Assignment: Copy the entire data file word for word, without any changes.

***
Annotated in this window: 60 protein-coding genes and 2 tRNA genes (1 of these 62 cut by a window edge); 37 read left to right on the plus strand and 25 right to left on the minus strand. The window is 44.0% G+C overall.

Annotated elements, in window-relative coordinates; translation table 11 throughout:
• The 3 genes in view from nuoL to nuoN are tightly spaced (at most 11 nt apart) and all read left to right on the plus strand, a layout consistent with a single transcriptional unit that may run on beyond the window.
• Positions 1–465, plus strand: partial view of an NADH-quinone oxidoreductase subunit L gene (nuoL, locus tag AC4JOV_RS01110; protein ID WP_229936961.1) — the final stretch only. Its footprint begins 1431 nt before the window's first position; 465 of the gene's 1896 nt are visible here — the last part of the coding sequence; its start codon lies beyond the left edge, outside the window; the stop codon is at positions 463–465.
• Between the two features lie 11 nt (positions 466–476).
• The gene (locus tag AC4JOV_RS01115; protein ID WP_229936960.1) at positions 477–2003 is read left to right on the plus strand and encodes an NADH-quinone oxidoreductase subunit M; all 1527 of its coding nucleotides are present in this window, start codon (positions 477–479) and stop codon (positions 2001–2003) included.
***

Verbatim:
Annotated in this window: 60 protein-coding genes and 2 tRNA genes (1 of these 62 cut by a window edge); 37 read left to right on the plus strand and 25 right to left on the minus strand. The window is 44.0% G+C overall.

Annotated elements, in window-relative coordinates; translation table 11 throughout:
• The 3 genes in view from nuoL to nuoN are tightly spaced (at most 11 nt apart) and all read left to right on the plus strand, a layout consistent with a single transcriptional unit that may run on beyond the window.
• Positions 1–465, plus strand: partial view of an NADH-quinone oxidoreductase subunit L gene (nuoL, locus tag AC4JOV_RS01110; protein ID WP_229936961.1) — the final stretch only. Its footprint begins 1431 nt before the window's first position; 465 of the gene's 1896 nt are visible here — the last part of the coding sequence; its start codon lies beyond the left edge, outside the window; the stop codon is at positions 463–465.
• Between the two features lie 11 nt (positions 466–476).
• The gene (locus tag AC4JOV_RS01115; protein ID WP_229936960.1) at positions 477–2003 is read left to right on the plus strand and encodes an NADH-quinone oxidoreductase subunit M; all 1527 of its coding nucleotides are present in this window, start codon (positions 477–479) and stop codon (positions 2001–2003) included.